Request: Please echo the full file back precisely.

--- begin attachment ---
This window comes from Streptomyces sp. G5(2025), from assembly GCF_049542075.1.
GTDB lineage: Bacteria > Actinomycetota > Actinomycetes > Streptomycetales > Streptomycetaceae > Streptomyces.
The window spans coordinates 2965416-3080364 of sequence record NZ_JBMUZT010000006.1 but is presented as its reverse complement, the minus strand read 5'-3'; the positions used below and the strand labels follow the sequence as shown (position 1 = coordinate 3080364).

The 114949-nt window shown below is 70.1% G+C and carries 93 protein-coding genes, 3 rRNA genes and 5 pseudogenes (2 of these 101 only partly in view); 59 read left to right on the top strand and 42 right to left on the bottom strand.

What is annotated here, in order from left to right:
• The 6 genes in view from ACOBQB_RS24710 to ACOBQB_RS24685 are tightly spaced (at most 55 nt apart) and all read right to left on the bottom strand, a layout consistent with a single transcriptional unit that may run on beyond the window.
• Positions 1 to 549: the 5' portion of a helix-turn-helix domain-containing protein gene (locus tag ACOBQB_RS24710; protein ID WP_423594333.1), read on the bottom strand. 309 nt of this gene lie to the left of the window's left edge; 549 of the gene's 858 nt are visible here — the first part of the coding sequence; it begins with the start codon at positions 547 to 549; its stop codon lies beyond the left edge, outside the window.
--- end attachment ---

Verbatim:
This window comes from Streptomyces sp. G5(2025), from assembly GCF_049542075.1.
GTDB lineage: Bacteria > Actinomycetota > Actinomycetes > Streptomycetales > Streptomycetaceae > Streptomyces.
The window spans coordinates 2965416-3080364 of sequence record NZ_JBMUZT010000006.1 but is presented as its reverse complement, the minus strand read 5'-3'; the positions used below and the strand labels follow the sequence as shown (position 1 = coordinate 3080364).

The 114949-nt window shown below is 70.1% G+C and carries 93 protein-coding genes, 3 rRNA genes and 5 pseudogenes (2 of these 101 only partly in view); 59 read left to right on the top strand and 42 right to left on the bottom strand.

What is annotated here, in order from left to right:
• The 6 genes in view from ACOBQB_RS24710 to ACOBQB_RS24685 are tightly spaced (at most 55 nt apart) and all read right to left on the bottom strand, a layout consistent with a single transcriptional unit that may run on beyond the window.
• Positions 1 to 549: the 5' portion of a helix-turn-helix domain-containing protein gene (locus tag ACOBQB_RS24710; protein ID WP_423594333.1), read on the bottom strand. 309 nt of this gene lie to the left of the window's left edge; 549 of the gene's 858 nt are visible here — the first part of the coding sequence; it begins with the start codon at positions 547 to 549; its stop codon lies beyond the left edge, outside the window.